The Johnston Collection July2020-82


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The late William Robert Johnston (1911-1986) was an influential Melbourne collector and dealer of Georgian and Regency decorative arts.

Mr Johnston spent most of his life building and refining a collection of furniture and objects from the 18th and early 19th centuries, the Georgian and Regency periods. His appreciation and enthusiasm for the architecture, decorative arts and style of this era was typical of many tastemakers in the 20th century and ran counter to the prevailing taste for Victorian furniture in Australia.

Mr Johnston was a successful antique dealer with a taste for exquisite and exotic objects who began his career in London after World War II. He returned to Australia in the early 1950s and began importing antiques from England. he is described as one of the grand old men of the Melbourne antique trade and presided over his magnificent showroom, Kent Antiques, in High Street, Malvern, for many years.

Mr Johnston was also a great decorator of houses. He kept townhouses in both London and Melbourne as well as a country-house in rural Victoria. These properties were continually altered and re-arranged to accommodate new acquisitions or ideas about hoe best to display his Collection.

It was Johnston's wish that his Collection be preserved and displayed for public enjoyment in a suitable environment. He had an aversion to unsympathetic museum displays and so conceived the idea of an independent house museum decorated to complement his Collection. His bequest of a museum and endowment to maintain and manage it, is unique in Australia, and represented a Wonderful recourse for all those interested in decorative arts, interior design, social history and who, like the late W.R. Johnston, love viewing fine objects in an elegant domestic setting.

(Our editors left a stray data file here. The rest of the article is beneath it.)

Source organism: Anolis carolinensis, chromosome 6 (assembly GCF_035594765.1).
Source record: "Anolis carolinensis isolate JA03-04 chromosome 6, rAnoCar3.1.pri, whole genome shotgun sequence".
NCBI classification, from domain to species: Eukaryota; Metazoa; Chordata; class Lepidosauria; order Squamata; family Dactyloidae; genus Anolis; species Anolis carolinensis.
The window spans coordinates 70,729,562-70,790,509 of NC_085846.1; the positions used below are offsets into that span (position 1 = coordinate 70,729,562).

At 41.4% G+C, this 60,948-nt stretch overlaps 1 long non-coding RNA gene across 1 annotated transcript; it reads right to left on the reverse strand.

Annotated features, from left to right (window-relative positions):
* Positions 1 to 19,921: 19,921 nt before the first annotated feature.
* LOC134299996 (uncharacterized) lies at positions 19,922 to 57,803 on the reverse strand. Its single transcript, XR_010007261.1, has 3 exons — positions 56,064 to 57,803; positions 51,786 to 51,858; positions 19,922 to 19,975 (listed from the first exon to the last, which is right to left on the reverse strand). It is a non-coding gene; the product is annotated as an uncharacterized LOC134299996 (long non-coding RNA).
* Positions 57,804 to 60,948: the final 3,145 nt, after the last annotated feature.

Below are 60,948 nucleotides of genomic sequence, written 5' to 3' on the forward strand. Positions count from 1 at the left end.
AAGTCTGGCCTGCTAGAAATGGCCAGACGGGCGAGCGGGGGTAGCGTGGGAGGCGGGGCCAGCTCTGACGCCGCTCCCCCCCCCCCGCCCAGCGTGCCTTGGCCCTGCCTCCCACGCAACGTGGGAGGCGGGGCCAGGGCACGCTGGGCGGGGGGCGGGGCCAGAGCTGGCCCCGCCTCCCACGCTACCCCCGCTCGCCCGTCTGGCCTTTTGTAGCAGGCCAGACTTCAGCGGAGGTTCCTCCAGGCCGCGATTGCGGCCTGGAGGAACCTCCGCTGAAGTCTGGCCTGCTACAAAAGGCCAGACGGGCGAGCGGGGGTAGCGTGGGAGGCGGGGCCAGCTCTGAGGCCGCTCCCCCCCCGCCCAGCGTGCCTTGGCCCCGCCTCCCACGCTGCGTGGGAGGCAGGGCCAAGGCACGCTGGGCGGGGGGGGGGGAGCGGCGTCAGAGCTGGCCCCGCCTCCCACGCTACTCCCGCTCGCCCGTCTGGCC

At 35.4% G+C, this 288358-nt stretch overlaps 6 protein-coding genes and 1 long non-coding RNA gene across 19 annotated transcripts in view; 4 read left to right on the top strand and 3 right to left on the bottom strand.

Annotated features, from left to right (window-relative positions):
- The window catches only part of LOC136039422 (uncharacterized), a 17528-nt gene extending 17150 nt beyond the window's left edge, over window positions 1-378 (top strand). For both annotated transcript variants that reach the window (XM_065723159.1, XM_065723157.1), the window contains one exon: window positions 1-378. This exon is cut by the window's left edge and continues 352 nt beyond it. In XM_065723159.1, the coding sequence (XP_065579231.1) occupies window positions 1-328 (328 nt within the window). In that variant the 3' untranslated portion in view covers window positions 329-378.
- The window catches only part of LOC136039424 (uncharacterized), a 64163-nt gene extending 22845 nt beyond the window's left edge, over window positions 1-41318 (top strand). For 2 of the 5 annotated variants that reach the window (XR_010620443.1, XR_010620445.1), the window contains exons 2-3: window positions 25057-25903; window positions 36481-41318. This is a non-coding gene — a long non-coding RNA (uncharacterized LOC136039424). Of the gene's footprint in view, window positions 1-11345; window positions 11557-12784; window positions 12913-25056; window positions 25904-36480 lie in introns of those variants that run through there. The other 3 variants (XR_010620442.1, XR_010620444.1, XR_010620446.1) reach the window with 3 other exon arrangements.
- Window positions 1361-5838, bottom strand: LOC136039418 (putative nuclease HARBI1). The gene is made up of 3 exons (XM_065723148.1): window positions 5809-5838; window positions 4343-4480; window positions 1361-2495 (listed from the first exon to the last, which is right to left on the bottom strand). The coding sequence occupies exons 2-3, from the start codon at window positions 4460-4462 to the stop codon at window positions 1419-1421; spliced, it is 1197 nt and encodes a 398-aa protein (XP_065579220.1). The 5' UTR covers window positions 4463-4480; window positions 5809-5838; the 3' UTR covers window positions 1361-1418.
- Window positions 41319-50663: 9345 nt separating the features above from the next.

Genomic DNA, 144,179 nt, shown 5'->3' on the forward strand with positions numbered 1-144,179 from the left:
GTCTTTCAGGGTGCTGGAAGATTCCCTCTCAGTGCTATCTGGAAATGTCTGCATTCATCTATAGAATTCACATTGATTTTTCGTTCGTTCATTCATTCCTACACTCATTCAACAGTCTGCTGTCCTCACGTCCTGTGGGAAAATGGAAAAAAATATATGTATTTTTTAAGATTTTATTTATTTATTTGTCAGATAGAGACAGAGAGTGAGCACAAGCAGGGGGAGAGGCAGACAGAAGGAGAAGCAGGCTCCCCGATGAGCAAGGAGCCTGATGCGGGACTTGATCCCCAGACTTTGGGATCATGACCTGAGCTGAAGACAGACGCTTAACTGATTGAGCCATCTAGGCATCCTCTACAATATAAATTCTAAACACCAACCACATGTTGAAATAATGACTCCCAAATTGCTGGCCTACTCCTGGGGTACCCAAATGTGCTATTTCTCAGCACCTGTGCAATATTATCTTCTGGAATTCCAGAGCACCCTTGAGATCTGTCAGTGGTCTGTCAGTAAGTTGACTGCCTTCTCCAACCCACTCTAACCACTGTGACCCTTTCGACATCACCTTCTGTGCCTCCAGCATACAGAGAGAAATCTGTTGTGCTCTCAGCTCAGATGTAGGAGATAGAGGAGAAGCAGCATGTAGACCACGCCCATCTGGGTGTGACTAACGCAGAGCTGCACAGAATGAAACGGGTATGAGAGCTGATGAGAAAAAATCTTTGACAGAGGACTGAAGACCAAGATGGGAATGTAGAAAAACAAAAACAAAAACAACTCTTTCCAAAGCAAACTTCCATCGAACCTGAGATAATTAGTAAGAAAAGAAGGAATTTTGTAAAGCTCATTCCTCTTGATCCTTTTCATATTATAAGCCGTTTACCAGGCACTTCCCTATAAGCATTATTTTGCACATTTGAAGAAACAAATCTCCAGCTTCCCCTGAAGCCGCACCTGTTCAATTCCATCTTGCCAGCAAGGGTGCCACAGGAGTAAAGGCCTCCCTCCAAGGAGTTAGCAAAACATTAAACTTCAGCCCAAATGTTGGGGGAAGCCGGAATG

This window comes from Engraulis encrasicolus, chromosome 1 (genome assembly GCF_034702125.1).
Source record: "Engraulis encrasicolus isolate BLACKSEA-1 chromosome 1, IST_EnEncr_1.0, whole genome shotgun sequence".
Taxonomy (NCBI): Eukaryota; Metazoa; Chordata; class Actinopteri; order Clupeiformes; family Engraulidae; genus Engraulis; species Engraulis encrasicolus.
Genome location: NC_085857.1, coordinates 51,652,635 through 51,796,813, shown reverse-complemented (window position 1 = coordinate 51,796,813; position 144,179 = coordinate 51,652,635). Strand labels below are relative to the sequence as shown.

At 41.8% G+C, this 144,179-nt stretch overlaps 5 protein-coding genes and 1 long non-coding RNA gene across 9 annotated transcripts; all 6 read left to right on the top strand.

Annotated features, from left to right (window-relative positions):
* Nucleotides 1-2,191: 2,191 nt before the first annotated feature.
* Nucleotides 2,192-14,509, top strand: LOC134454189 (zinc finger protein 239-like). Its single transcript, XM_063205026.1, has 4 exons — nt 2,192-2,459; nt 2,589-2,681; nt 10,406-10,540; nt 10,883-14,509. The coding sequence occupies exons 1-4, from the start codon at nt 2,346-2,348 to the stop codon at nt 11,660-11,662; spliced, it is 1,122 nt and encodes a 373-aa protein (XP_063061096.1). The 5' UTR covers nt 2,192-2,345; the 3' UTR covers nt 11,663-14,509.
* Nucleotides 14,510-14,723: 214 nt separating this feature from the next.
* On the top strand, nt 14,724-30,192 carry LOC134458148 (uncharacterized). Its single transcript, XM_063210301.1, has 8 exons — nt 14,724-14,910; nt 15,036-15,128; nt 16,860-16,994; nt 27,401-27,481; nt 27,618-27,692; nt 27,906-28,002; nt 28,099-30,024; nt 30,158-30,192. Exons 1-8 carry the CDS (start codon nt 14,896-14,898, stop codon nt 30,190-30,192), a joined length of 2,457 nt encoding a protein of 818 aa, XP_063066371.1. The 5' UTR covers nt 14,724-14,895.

Judith Thompson (born 1950, Adelaide) is the Foundation Director of the W.R. Johnston Collection, Australia's first independent and privately funded museum of decorative arts.

Prior to her appointment to this position in early 1989 she was Foundation Curator of Australian Decorative Arts at the Art Gallery of South Australia.

Judith Thompson brings to Melbourne's newest museum a wealth of experience and expertise in the decorative arts, museum management and exhibition planning. Since 1973 she has worked on over 50 exhibitions to document the significance of decorative arts, initiating such diverse offerings as:

Bustles and Beaus: Fashion in South Australia 1881-1981 (1981)

South Australian Ceramics 1900-1950 (1983)

Cut and Polish: 19th Century South Australian Furniture and Silver (1984)

Skangaroovian Funk: Peculiar Adelaide Ceramics 1968-1978 (1986)

Crafts of South Australia: The First Hundred Years (1986-87)

Judith Thompson is a specialist in 19th century Australian and British decorative arts who has spent her career exhibiting and documenting the role of decorative arts as part of our cultural heritage. her special interests are the place of decorative arts within its social context, the presentation and preservation of art objects, costume, textiles and the history of furnishing and interior decoration.

As Judith says: 'The challenge for curators is to present decorative arts in such a way that they both delight and inform. I find it difficult to dissociate objects from their functional and social milieu. To have the opportunity of establishing a new museum which not only has, as its base, a fine specialist collection of decorative arts but also the stated policy of displaying furniture and objects within rooms of appropriate policy of displaying furniture and objects within rooms of appropriate proportions and decorations, is my idea of a curatorial dream come true.'



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